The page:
HomeMovies'Clapboard Jungle' is an In-Depth and Personal Look into the Film Industry

‘Clapboard Jungle’ is an In-Depth and Personal Look into the Film Industry

Clapboard Jungle Poster
Photo Courtesy of ARROW.

Justin McConnell’s Clapboard Jungle should be required viewing for anyone considering going into the film industry. The documentary takes a candid look at McConnell’s experience over the course of a five-year period as he tries to get funding for his film projects and is filled with honest interviews and helpful tips from notable people all across the film industry but mainly within the horror genre.

At the start, McConnell has already been involved in filmmaking professionally, in one form or another. However, despite his previous minor success, we see the constant roller coaster of emotions McConnell and his co-writer, Serena Whitney, encounter over half a decade attempting to create a film version of one of their favorite scary books: Kane (movie title: Mark of Kane) and an original concept horror film, Lifechanger. Though, as we quickly learn, a good industry professional never only has one project they are working on, so we also get to see a few other smaller projects McConnell creates—specifically for use at festivals and as a way to showcase his style and his work.

For those who have never been on the industry side of movies, Clapboard Jungle offers a unique vantage point to see inside the process of how a movie gets made from conception to release. The film really digs deep to show the nitty-gritty nature of how one day, a movie can be financed and ready to go into pre-production and the next day, the bottom can fall out and the team is left with nothing, yet again. Many of the film’s interviewees also point out how there is, in fact, a formula to getting a movie made. And if you can figure out that formula and have a bit of luck on your side, you’ll do great. Unfortunately, no matter how much hard work, dedication and passion someone may put into their career and their craft, not everyone is able to figure out this career-changing formula. Even those who do still have to recreate the magic with every new project.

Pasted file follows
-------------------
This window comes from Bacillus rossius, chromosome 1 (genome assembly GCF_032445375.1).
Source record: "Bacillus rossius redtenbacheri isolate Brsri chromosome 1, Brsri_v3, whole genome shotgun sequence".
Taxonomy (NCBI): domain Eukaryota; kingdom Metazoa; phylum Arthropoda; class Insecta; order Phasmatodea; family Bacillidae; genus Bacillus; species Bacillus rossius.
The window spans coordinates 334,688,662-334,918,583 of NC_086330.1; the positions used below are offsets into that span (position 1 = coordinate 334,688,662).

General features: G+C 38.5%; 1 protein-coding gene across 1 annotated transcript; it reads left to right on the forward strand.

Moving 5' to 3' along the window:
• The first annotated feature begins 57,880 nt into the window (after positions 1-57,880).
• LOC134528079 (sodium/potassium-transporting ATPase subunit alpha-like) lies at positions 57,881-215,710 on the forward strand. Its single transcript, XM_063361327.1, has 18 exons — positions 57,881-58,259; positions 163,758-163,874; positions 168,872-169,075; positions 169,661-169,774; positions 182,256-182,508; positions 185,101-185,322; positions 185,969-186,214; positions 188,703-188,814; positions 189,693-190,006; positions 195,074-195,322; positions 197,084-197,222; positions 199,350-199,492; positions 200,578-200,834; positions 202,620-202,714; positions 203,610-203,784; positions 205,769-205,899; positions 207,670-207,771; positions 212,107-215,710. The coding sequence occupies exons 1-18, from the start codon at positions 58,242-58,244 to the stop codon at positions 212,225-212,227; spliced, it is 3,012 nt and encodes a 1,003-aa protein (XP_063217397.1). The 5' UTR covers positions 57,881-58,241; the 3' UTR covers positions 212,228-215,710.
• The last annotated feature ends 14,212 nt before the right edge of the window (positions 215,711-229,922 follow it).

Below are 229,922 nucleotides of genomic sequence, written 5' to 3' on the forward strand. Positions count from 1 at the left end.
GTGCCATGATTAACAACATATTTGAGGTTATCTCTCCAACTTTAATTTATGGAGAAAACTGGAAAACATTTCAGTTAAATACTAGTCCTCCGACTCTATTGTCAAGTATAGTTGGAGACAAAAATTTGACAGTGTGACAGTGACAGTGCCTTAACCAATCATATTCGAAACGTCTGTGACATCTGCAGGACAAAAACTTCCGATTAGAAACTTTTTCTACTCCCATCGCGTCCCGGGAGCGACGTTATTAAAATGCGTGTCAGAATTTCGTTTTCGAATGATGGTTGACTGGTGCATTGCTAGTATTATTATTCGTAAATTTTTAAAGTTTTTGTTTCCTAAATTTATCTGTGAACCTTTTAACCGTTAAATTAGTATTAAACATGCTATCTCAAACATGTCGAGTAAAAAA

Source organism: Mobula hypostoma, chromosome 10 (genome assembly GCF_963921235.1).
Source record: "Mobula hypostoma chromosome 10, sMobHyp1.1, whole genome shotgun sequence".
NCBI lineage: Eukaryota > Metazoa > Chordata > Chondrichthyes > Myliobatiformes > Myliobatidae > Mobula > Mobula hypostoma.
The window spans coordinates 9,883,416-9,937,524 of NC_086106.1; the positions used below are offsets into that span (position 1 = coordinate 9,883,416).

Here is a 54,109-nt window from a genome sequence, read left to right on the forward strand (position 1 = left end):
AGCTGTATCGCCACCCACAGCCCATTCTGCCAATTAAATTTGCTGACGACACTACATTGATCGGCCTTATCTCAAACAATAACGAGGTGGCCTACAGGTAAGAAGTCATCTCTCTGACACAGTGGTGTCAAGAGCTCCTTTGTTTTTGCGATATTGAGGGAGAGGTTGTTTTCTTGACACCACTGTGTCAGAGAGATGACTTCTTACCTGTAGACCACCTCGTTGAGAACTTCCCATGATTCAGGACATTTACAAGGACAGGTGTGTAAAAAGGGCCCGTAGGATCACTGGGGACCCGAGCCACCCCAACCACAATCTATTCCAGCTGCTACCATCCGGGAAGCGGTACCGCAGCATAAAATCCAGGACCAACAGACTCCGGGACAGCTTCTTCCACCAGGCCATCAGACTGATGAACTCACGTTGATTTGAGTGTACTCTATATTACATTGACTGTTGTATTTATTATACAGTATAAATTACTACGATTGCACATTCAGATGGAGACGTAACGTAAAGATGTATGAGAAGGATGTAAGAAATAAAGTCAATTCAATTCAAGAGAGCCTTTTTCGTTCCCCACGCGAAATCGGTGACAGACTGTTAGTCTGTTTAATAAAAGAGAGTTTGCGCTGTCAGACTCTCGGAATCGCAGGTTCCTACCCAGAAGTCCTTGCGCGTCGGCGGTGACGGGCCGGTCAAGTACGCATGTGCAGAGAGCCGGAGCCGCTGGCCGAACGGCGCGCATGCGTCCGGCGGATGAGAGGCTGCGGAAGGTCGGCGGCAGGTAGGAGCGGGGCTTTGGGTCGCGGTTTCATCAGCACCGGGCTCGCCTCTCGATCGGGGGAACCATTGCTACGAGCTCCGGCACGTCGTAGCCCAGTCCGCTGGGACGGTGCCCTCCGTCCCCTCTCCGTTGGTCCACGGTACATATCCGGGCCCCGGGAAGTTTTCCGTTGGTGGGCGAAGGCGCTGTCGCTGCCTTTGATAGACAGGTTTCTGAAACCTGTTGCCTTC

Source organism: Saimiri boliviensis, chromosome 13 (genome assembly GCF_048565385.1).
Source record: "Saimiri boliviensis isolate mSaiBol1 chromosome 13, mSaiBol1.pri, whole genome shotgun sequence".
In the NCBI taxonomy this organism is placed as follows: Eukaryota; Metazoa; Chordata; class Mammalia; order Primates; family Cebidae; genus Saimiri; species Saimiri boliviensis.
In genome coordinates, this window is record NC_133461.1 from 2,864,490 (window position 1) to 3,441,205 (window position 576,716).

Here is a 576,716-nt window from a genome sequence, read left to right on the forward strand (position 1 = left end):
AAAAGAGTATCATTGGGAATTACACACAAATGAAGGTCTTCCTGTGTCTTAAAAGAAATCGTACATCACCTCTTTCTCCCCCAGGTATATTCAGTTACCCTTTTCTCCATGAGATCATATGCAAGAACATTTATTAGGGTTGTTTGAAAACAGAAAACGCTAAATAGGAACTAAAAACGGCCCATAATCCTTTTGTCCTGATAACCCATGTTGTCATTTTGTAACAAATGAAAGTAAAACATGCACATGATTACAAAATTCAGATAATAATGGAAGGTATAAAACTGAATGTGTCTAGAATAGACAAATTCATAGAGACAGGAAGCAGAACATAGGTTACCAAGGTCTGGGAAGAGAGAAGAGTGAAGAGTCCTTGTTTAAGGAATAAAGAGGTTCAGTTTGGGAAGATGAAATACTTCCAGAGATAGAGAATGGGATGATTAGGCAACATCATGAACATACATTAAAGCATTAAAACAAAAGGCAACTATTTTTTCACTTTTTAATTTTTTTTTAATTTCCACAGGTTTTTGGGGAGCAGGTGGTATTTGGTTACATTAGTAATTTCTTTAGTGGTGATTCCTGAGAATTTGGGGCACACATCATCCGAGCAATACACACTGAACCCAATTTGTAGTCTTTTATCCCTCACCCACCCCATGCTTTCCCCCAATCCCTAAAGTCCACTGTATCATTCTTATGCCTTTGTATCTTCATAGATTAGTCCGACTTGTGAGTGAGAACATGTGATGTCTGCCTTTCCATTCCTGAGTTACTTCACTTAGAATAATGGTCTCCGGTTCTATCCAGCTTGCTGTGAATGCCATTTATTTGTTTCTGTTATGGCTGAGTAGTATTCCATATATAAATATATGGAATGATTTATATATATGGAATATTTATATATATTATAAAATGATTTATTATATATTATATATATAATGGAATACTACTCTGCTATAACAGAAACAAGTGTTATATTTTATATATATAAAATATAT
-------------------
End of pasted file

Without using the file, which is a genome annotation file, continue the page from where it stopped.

That said, all hope is not lost. As one of my favorite directors, Guillermo Del Toro, mentions in the film, “A lost cause is the only one worth fighting for.” That’s something we see McConnell do throughout this documentary. He has a dream of making these two films, and he knows he can do it well if financed properly. As time passes, we see the struggle of the “chicken or the egg” dilemma: in order to get his movie financed, McConnell has to show investors a product (a sample of the film), but in order to do the film or clips of the film at the true quality of his vision, he needs financing. Such is the predicament many filmmakers run into when trying to get their films off the ground.

Clapboard Jungle itself is filled with helpful musings from those who have experienced working in this tumultuous industry first hand, as well as a very honest look at an incredibly passionate director doing everything he possibly can to get his films made and learning some really great and incredibly tough lessons along the way. Most notably, the power of attending film festivals, having lookbooks for your project, staying true to your vision, and the magic of karaoke, which might be the true key to connecting with fellow industry professionals.

Clapboard Jungle is now streaming on ARROW.


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